Michael Wishner

3.G. Does the state/ city win from the transaction?

We’ve already seen that the City of New York will gain a significant revenue stream from higher real estate taxes – $6,450,000 annually and then rising, which at New York City’s bond rate (roughly 3.0%) has a capitalizable value in the vicinity of $215 million, which the city could monetize tomorrow if it wanted to devote that sum to building new housing.  Additionally, opponents of privatization have suggested that the state itself would win another large amount on the privatization:

The development could also be on the hook for a $27.77 million transfer tax if the New York State Court of Appeals rules in favor of the city in an ongoing case involving a former Mitchell-Lama development in Coney Island that privatized in 2007.

While this argument was presented without analysis in the Times piece, from my own experience I was pretty confident that the ‘Cuomo tax’ (as it was known in real estate circles) wouldn’t apply here; the wondrous research tool The Google surfaced a reference list, a brief exposition, and what I consider a compelling refutation of that claim:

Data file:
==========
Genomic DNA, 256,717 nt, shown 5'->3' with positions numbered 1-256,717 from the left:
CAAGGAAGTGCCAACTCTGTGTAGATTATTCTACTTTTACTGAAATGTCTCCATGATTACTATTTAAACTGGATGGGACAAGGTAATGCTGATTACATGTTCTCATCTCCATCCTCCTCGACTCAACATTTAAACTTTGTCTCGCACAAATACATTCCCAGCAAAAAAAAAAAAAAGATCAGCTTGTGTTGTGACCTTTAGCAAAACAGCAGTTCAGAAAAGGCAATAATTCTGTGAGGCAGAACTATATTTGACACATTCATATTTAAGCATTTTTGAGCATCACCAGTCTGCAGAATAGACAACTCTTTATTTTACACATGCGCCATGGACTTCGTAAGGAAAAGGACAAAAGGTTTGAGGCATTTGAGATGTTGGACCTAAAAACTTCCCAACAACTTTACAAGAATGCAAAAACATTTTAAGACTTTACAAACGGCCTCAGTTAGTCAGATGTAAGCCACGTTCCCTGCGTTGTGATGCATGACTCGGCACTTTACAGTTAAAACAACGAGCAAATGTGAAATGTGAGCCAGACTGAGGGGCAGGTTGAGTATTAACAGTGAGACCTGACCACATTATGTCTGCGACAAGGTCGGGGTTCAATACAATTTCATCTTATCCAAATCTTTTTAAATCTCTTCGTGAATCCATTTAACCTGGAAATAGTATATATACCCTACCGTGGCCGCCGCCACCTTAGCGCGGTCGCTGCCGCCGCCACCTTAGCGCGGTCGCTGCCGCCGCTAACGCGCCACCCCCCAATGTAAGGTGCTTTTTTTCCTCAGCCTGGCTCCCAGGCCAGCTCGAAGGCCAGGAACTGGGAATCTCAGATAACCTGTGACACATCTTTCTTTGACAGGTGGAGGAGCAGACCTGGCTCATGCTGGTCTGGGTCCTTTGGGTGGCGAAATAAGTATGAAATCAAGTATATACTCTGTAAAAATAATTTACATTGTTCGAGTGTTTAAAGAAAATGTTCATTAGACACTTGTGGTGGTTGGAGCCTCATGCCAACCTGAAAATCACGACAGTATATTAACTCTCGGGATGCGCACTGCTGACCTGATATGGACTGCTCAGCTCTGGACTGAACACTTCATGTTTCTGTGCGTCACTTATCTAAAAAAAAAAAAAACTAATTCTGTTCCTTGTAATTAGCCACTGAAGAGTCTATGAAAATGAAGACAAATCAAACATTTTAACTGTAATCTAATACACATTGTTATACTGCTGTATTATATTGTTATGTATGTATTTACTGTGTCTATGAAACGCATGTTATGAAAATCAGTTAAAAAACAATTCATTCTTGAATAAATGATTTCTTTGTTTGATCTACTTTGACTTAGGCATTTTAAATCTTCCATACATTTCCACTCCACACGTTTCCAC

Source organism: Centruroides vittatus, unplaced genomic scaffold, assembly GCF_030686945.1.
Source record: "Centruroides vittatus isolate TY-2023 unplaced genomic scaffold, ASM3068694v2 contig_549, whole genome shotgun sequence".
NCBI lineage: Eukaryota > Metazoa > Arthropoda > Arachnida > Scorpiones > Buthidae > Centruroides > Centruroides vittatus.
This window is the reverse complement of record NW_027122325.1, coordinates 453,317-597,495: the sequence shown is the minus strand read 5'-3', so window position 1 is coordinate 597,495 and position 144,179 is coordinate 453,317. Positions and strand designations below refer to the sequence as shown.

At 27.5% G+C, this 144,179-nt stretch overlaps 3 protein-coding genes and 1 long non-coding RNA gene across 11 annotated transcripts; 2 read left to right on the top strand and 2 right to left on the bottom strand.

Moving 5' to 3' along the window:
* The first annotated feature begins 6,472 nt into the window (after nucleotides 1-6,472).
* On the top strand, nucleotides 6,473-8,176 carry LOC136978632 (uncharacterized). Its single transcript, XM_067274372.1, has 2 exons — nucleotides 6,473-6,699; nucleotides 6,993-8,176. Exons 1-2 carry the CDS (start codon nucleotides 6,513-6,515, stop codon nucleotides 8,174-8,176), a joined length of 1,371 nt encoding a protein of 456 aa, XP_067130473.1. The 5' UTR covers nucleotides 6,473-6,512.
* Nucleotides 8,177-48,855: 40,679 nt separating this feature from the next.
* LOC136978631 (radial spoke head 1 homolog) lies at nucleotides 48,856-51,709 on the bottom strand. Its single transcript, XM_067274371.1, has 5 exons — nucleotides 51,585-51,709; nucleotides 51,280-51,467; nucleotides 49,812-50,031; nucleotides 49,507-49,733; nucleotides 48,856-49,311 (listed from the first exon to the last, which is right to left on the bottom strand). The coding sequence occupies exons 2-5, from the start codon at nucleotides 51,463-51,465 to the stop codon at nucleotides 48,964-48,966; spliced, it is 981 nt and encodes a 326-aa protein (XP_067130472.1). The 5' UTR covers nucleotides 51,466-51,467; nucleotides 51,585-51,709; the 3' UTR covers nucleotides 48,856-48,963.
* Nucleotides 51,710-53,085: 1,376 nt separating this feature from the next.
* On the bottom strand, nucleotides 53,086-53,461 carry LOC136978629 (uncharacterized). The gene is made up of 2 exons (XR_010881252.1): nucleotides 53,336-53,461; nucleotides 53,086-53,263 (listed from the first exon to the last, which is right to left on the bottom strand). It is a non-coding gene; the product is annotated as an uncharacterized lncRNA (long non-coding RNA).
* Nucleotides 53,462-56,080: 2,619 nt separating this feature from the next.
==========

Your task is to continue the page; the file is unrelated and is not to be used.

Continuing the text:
Coney Island High-Rise Dodges $21M Transfer Tax On Appeal

By Karlee Weinmann

Law360, New York (October 04, 2012, 1:46 PM ET) — The owners of a Brooklyn, N.Y., high-rise do not have to pay a $21.2 million tax improperly tied to the complex’s exit from an affordable housing program, a New York Court of Appeals panel ruled Wednesday, reversing a lower court’s order that the city-leveled tax should stand.

As the issue relates to state law (in this case, the state’s real estate transfer tax), it must be litigated in state courts, not Federal, and the NYS Court of Appeals is the second highest court in the state, so the decision has plenty of weight, especially as it was unanimous (hence less likely to be reversed on a subsequent state-supreme-court appeal):

A change in ownership is the basis for the tax.


Ownership means transfer of the title deed